Fackler et al (46) and Pu et al (59) conducted studies comparing the methylation patterns in ILC and IDC. They found that, overall, the two histological types had similar frequencies of methylation of each of the following genes; RASSF1A, HIN-1, RARβ, CCND2, TWIST (46); RARβ2, RASSF1A, CCND2 (59). The study by Fackler et al (46) however, showed that the same panel of genes had variable sensitivity for the different tumor types: 69% for LCIS, while having a much higher sensitivity in ILC, DCIS and IDS (100%, 95% and 100% respectively).
A later study carried out by Bae et al (65) included 60 ductal, 30 lobular and 19 mucinous invasive breast carcinomas and 8 normal tissue samples obtained from reduction mammoplasty. Using a panel of 12 genes, the authors found that all invasive tumors had at least 3 genes with methylated promoters. They also found that, compared to IDC, mucinous and lobular cancers had a significantly higher mean frequency of methylation. However, the distribution of methylation frequency and number of genes methylated per case showed a significant degree of overlap among diagnostic subgroups. Nevertheless, the high frequency of promoter methylation seen in ILC supports a potential role for promoter methylation analysis in improving the sensitivity of lobular carcinoma detection.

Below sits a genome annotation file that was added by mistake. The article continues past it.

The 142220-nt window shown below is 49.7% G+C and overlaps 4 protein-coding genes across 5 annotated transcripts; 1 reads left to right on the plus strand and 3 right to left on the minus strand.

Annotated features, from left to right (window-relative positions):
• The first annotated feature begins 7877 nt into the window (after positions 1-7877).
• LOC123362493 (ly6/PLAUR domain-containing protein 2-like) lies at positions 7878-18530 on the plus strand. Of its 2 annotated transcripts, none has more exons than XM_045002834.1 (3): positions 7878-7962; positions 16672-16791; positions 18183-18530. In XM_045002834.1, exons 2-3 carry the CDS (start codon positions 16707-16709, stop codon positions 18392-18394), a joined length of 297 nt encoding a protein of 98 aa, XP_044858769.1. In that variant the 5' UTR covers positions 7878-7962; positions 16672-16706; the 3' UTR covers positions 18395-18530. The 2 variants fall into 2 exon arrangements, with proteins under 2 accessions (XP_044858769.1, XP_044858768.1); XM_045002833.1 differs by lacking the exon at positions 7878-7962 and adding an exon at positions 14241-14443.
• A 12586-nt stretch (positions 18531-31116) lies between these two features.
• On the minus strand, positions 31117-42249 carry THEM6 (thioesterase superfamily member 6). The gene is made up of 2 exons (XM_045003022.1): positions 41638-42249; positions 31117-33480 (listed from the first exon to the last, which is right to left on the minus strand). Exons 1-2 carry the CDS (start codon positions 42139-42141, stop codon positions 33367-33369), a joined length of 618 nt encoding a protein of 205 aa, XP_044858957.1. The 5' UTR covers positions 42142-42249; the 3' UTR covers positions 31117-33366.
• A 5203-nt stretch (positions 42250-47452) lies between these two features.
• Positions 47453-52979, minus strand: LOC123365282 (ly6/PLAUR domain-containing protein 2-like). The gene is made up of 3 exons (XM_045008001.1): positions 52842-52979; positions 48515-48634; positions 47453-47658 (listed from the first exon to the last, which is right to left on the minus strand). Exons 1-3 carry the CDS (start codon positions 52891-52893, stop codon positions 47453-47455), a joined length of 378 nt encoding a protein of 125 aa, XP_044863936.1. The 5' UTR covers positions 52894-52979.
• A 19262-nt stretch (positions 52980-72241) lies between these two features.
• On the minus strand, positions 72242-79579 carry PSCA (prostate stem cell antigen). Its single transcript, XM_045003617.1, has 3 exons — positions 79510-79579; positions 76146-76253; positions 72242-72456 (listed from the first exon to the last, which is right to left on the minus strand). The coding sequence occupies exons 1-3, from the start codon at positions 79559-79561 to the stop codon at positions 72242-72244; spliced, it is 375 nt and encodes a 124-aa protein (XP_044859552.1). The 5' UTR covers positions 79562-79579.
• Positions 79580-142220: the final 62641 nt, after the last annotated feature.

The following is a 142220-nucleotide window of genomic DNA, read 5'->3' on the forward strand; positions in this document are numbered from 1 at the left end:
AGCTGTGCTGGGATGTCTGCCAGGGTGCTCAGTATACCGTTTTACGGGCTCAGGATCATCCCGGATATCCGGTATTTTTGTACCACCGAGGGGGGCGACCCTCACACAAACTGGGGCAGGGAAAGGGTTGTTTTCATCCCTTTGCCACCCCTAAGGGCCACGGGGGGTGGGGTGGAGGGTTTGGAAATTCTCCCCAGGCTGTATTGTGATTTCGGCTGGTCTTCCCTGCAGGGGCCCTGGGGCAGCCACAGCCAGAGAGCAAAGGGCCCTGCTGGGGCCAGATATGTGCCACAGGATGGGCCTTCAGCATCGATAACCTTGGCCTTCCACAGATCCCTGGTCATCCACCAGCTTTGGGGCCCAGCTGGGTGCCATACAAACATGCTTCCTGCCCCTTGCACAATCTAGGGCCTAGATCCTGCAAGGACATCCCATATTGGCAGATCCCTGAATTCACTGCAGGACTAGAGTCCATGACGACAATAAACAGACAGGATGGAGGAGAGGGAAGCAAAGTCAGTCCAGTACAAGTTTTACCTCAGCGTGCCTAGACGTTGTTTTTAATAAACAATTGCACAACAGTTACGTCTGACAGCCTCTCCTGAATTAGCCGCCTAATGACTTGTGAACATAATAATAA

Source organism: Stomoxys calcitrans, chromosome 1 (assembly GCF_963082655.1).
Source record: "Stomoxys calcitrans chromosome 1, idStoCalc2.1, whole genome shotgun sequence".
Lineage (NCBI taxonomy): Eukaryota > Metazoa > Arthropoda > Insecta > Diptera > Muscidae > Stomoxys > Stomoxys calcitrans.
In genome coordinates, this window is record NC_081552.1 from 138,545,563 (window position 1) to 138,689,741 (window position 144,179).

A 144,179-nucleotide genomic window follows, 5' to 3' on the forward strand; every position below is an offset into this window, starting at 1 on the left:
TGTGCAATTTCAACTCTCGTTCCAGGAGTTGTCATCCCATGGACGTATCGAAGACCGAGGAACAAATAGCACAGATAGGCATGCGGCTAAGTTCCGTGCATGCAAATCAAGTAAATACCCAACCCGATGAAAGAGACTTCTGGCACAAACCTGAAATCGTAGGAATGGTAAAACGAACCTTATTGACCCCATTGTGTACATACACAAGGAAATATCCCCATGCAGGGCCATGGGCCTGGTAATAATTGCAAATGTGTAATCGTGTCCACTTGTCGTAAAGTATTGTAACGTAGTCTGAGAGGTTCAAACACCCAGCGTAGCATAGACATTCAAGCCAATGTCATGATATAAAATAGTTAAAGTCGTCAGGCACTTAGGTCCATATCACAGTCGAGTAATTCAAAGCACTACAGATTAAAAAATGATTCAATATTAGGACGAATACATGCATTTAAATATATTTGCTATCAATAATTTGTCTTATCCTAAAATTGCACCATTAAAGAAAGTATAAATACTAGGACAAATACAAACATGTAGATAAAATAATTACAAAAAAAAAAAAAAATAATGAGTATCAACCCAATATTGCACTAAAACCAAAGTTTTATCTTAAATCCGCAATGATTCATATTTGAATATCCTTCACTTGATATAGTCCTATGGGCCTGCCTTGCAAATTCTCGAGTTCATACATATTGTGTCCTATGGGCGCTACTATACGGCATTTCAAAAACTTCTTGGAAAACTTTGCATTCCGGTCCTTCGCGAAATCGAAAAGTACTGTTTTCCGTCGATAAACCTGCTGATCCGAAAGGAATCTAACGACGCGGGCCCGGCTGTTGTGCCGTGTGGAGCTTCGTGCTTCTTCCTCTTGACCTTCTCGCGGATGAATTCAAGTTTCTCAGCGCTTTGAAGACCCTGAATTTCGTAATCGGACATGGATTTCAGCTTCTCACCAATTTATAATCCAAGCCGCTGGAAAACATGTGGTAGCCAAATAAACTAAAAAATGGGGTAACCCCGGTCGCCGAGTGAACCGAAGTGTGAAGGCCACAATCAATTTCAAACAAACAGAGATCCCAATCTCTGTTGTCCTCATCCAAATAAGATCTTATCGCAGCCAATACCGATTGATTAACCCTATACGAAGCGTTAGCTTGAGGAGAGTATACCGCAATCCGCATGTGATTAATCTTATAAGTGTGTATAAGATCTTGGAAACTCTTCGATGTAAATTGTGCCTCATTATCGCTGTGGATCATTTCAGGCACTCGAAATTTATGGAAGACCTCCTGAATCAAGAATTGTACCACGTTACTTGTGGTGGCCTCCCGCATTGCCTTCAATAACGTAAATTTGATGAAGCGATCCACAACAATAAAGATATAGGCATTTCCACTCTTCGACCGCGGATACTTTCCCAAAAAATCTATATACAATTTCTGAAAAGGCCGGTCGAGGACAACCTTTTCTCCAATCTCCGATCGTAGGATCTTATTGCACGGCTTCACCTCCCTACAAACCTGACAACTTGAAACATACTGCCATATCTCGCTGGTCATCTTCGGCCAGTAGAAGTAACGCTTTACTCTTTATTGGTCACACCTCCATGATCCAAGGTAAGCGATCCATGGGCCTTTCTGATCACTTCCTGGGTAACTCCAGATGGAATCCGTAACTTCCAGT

Promoter hypermethylation has also been detected in the serum/plasma of breast cancer cases (Table 2) (66-69). The results in tumor and blood samples from the same patients show good concordance (Table 3, mean overall concordance is 84%) (53, 70-73). In a study conducted by Hoque et al (66), an analysis by disease stage showed that an accumulation of methylation occurs as the disease progresses. This study included a panel of four genes (APC, GSTP1, RASSF1A and RARβ2). Thirty-three percent of stage I/II (8 of 24 patients) and 65% of stage III/IV (43 of 66 patients) plasma samples showed methylation of at least one gene (p=0.007). In a study of 34 women with breast cancer, including 8 with BBD and 20 controls, Dulaimi et al (53) found that methylation was detectable in the serum of patients with early invasive and pre-invasive disease, while not detectable in normal serum samples, showing specificity of the markers.